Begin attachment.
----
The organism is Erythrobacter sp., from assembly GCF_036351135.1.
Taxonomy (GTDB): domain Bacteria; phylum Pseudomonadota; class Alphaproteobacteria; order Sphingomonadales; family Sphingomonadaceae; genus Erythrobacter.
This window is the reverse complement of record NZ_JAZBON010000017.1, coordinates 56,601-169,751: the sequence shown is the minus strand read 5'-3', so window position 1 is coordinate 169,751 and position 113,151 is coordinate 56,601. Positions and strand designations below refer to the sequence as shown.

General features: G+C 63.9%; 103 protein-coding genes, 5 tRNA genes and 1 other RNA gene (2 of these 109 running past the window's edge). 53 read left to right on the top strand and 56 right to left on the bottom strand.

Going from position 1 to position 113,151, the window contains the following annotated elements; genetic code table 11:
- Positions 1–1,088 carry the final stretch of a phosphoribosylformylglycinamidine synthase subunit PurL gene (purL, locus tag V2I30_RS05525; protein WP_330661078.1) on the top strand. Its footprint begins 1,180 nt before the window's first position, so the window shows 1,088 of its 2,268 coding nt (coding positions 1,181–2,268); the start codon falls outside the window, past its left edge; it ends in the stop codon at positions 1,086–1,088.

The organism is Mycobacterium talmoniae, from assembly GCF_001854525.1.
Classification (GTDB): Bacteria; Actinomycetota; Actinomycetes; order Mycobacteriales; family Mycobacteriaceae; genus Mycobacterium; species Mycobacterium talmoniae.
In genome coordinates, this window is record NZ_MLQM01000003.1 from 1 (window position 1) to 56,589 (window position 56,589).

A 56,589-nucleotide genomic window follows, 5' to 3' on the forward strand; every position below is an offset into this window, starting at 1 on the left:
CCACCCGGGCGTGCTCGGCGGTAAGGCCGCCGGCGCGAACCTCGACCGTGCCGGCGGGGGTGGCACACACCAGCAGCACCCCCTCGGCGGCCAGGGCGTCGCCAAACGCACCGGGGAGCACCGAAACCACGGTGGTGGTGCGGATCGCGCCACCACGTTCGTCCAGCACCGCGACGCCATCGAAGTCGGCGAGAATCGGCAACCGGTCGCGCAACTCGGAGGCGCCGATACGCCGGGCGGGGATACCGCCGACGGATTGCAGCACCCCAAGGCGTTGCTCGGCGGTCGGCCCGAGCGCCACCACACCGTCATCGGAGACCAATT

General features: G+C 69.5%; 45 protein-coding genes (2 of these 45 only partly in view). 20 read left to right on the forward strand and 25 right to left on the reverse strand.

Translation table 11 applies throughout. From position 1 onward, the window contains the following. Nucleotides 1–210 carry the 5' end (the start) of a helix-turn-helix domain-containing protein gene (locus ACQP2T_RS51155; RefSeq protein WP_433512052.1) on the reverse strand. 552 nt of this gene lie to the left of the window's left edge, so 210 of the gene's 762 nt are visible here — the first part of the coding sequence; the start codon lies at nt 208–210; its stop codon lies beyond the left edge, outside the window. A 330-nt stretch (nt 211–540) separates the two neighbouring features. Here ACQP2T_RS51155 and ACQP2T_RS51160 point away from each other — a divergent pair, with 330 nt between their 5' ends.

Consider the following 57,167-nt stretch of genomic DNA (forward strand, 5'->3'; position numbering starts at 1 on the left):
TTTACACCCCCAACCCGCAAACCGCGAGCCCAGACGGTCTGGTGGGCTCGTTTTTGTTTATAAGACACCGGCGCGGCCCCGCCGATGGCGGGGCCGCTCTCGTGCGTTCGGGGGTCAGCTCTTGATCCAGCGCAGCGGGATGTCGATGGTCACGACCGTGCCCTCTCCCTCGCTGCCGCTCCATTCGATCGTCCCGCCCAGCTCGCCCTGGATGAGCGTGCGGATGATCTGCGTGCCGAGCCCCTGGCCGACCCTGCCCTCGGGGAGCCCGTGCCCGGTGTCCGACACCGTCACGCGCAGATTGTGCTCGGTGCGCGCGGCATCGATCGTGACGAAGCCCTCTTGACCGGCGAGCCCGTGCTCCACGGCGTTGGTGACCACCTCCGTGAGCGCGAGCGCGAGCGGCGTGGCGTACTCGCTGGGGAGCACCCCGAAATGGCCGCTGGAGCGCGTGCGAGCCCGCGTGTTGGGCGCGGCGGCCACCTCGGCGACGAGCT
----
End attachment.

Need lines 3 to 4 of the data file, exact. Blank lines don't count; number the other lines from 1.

This window is the reverse complement of record NZ_JAZBON010000017.1, coordinates 56,601-169,751: the sequence shown is the minus strand read 5'-3', so window position 1 is coordinate 169,751 and position 113,151 is coordinate 56,601. Positions and strand designations below refer to the sequence as shown.

General features: G+C 63.9%; 103 protein-coding genes, 5 tRNA genes and 1 other RNA gene (2 of these 109 running past the window's edge). 53 read left to right on the top strand and 56 right to left on the bottom strand.